Eat 1 serving of healthy omega-6 fat a day: 1 tablespoon of walnuts, almonds, wheat germ, pumpkin seeds, all-natural peanut butter or nut butter (make sure nuts or nut butters are all-natural and don’t contain hydrogenated oils); or one 4-ounce serving of tofu; or ½ cup edamame beans.
Monounsaturated Fats. These healthy fats boost your body’s ability to metabolize omega-3 fats, with the side benefit of tasting good.
Choose 1 serving a day from one of the following sources: 1 tablespoon of extra-virgin olive oil, 15 small olives, 1 tablespoon of expeller-pressed canola oil, 2 tablespoons of nuts, or ¼ of an avocado.
Good-Bye, Inflammation Nation: What to Eliminate from Your Diet
- Say “no” to trans fats. Trans fats block healthy fats from converting to inflammation fighters and they have been implicated as a cause of heart disease.
- Say “no” to over-processed vegetable oils. While unadulterated omega-6 fat is healthy, most people eat too much of the unhealthy kind of omega-6 fat in the form of vegetable oils. Omega-6 fat that has been damaged by heat is not healthy, so avoid all vegetable oils, including corn oil, cottonseed oil, “pure” vegetable oil, safflower oil, sesame seed oil, soybean oil, and sunflower oil. (Use the healthy oils listed above instead).
- Say “no” to processed white-flour carbohydrates. These foods are nutrient-poor and worsen inflammation. Examples include bagels, baked goods, cookies, and crackers. Fortunately, there are many healthy substitutes. Look for “whole grain products” with more than 3 grams of fiber per 25 grams of carbohydrate. For example, replace white pasta with high-fiber whole-grain pasta and white bread with whole-grain bread like Alvarado Street Bakery Bread. Some gluten-free replacements include barley, buckwheat, and quinoa.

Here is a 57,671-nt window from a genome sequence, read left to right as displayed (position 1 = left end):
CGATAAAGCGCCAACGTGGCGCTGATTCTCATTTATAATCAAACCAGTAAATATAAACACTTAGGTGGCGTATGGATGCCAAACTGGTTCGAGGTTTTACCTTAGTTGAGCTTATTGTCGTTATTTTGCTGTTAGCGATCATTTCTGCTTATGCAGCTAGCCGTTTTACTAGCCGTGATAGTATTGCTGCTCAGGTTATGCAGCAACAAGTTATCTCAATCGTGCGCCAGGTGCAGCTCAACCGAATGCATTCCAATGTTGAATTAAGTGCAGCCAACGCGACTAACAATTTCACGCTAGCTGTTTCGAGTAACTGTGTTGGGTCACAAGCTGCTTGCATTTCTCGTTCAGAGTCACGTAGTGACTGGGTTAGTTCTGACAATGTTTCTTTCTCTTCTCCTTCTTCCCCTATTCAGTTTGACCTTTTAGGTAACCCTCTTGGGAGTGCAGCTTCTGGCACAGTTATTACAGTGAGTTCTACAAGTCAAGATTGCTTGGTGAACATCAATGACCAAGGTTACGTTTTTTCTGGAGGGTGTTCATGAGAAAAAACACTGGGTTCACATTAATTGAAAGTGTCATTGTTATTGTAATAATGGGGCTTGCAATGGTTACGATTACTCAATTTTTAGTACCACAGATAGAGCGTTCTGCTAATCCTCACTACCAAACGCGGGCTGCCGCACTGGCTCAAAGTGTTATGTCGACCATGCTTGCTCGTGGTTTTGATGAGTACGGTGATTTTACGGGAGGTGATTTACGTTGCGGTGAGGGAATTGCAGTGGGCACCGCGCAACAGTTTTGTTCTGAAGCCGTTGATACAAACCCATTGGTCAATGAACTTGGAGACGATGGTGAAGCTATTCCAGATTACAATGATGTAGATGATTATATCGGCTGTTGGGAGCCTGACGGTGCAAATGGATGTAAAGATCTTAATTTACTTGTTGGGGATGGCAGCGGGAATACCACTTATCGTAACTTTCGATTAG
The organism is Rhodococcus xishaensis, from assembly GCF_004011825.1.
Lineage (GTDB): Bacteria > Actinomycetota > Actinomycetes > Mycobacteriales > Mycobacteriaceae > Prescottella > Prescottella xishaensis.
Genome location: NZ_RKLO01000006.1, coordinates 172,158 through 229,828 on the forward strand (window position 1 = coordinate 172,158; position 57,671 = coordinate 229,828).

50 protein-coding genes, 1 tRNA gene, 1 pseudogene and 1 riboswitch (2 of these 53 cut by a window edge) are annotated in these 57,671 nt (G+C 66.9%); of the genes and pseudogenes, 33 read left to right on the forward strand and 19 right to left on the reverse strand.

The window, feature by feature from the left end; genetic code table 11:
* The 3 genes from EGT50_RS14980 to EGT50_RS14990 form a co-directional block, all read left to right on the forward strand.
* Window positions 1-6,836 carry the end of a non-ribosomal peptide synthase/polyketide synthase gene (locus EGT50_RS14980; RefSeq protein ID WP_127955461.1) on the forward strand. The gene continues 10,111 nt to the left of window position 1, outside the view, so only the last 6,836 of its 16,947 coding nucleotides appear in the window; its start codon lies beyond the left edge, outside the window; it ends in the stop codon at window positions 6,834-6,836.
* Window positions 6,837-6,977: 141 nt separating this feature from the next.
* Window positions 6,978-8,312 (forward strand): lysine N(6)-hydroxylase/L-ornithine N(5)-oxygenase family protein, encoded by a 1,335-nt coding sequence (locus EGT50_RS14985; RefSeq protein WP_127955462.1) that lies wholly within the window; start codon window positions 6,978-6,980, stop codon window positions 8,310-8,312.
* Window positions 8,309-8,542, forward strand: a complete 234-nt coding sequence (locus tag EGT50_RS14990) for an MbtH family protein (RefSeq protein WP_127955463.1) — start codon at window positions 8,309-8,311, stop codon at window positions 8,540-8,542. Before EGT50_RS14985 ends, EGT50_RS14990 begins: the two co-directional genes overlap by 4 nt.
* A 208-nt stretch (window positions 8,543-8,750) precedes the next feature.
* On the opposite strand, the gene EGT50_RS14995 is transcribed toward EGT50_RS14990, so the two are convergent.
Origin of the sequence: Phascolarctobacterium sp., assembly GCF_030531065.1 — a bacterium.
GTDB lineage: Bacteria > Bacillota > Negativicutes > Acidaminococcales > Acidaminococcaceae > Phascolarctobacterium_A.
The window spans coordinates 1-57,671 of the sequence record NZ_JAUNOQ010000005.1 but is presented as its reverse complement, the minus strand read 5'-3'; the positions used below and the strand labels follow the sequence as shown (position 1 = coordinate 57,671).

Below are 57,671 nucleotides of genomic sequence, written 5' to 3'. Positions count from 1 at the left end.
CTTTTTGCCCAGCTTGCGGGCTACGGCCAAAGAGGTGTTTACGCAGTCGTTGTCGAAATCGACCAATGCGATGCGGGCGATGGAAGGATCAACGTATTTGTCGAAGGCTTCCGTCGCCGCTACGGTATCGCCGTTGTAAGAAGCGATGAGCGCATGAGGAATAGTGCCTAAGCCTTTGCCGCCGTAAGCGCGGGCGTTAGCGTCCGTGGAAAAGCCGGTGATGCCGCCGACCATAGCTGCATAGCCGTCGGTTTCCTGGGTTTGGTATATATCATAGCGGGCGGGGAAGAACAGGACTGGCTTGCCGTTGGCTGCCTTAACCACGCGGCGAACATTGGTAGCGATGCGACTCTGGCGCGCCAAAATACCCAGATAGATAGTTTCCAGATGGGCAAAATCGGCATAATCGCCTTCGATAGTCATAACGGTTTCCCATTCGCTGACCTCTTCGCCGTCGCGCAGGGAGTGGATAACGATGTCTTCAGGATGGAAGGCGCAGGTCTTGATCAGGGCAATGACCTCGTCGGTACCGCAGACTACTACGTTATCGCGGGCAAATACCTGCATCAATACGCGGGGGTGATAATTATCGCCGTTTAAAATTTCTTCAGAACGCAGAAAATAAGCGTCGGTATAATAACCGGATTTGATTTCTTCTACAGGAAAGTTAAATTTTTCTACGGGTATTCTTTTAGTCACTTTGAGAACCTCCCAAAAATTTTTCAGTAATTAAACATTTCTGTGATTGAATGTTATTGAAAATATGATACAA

If you’re confused, here’s what a typical day would look like:
Breakfast: ½ cup old-fashioned oatmeal made with 3 tablespoons ground flaxseeds, ¾ cup low-fat milk or soy milk; sweeten with Splenda or stevia, to taste; top with blueberries or banana slices.
Lunch: Chicken, feta cheese, and roasted pepper wrap (Use a sprouted, whole-grain tortilla; reduced fat feta; pre-cooked deli chicken and canned red peppers). Add a side salad with dressing made of balsamic vinaigrette, olive oil, and spices and herbs.
Snack: 1 cup low-fat, no-sugar yogurt with 2 tablespoons chopped walnuts or flaxseeds, and chopped fruit of choice (peaches, strawberries, etc.)
Dinner: Baked salmon with favorite fish rub (Emeril’s Fish Rub), ¾ cup whole-wheat couscous or brown rice with side salad made with flax oil dressing, optional glass of wine.
With some practice and some pantry fixes, you’ll soon be saying “Bon appetite!”-and “bon” health. For more information on the Gold Coast Cure program or sample recipes, visit www.thegoldcoastcure.com.
We hope you find this general health information useful, but this article is meant to support and NOT replace the professional medical advice you receive from your doctor. For all personal medical and health matters, including decisions about diagnoses, medications and other treatment options, you should always consult your doctor.